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Mon 23 Feb 2009 09:32 PM

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Moody's negative on Qatar banks

Ratings agency says credit outlook negative for Qatari banking system as operating conditions weaken.

Credit ratings agency, Moody's, says the fundamental credit outlook for the Qatari banking system is negative, reflecting expectations of a weakening in operating conditions.

This follows many years of strong macroeconomic growth, which has fuelled the franchise development of Qatari banks.

In its new Banking System Outlook on Qatar the agency examines the likely future direction of fundamental credit conditions in the industry over the next 12 to 18 months. It does not represent a projection of rating upgrades versus downgrades.

While the direct impact of the international financial crisis on Qatari banks has thus far been limited, the agency's expectation is that the global recession will have an adverse effect on economic activity and the private sector's performance, including retail consumers, going forward.

"The negative outlook captures Moody's concerns about a deterioration in the asset quality of Qatari banks arising from, among others, decreasing demand in the property market, leading to falling real estate prices (as already seen in other Gulf countries)," says Elena Panayiotou, Moody's lead analyst for the Qatari rated banks.

Moreover, the direct and indirect exposure of Qatari banks to the increasingly volatile local stock market has worsened the sector's risk profile.

The negative outlook also reflects the agency's expectations that Qatari banks will experience a reduction in their profitability levels, mostly due to reduced growth in business volumes, squeezed interest rate margins (a reflection of increased domestic competition for customer deposits and higher credit spreads in the wholesale market) and potentially increased credit costs.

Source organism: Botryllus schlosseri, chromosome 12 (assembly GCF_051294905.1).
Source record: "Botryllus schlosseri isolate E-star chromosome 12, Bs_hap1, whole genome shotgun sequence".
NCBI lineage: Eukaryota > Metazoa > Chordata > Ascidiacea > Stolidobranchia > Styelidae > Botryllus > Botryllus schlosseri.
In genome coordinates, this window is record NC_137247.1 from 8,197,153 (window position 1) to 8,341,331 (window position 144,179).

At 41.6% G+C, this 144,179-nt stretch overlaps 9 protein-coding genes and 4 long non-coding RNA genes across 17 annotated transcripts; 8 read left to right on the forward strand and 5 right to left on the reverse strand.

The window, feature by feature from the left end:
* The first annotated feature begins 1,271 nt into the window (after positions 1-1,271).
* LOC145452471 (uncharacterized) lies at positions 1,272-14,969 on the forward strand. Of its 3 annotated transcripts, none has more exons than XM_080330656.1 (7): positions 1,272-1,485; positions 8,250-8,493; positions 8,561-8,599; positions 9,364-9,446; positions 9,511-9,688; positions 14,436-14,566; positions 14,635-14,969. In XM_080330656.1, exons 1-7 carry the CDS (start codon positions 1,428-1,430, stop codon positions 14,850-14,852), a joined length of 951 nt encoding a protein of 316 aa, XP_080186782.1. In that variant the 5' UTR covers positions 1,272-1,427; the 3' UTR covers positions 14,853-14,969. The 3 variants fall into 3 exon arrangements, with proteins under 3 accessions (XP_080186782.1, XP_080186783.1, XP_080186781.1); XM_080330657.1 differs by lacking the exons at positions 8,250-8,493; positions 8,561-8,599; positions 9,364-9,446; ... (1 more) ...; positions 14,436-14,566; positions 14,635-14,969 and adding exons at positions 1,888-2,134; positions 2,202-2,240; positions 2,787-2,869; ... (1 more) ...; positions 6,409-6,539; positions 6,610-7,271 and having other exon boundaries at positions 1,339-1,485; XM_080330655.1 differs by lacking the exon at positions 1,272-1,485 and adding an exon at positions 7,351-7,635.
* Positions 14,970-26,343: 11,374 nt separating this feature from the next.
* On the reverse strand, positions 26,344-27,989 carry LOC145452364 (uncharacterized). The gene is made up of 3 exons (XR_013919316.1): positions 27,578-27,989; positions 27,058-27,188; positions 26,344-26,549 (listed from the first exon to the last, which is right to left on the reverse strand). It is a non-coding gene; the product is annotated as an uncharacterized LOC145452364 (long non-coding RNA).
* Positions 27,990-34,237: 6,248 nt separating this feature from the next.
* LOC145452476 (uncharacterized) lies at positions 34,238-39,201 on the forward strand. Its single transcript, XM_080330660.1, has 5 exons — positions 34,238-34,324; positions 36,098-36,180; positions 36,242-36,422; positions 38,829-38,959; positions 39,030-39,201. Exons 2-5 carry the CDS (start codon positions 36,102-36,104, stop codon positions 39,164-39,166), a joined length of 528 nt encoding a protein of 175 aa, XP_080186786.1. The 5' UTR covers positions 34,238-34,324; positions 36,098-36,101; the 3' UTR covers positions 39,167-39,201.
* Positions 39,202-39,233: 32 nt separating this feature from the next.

Funding and capitalisation levels are expected to remain adequate.

In an effort to increase liquidity levels and boost confidence in the system, the sovereign wealth fund, the Qatar Investment Authority, has announced a plan to inject a total of $5.3 billion into the local banking system by buying stakes of up to 20% in some Qatari banks. Moody's expects this move to strengthen the banking system's capitalisation.

It notes that relatively buoyant gas export receipts will continue to represent a strength for the Qatari economy and will offset to a certain extent potential weaknesses in other sectors of the economy.

While government expenditure will continue to create business opportunities for the large Qatari banks, particularly in the hydrocarbons sector, the agency believes that a prolonged period of global recession could result in revisions to the budgets of government investments, particularly for projects aiming to diversify local economic activity into sectors more vulnerable to adverse global economic conditions such as the hotel and tourism industry. Although Qatar's GDP per capita will remain among the highest in the world, the ratings agency anticipates a contraction in the country's nominal GDP in 2009.

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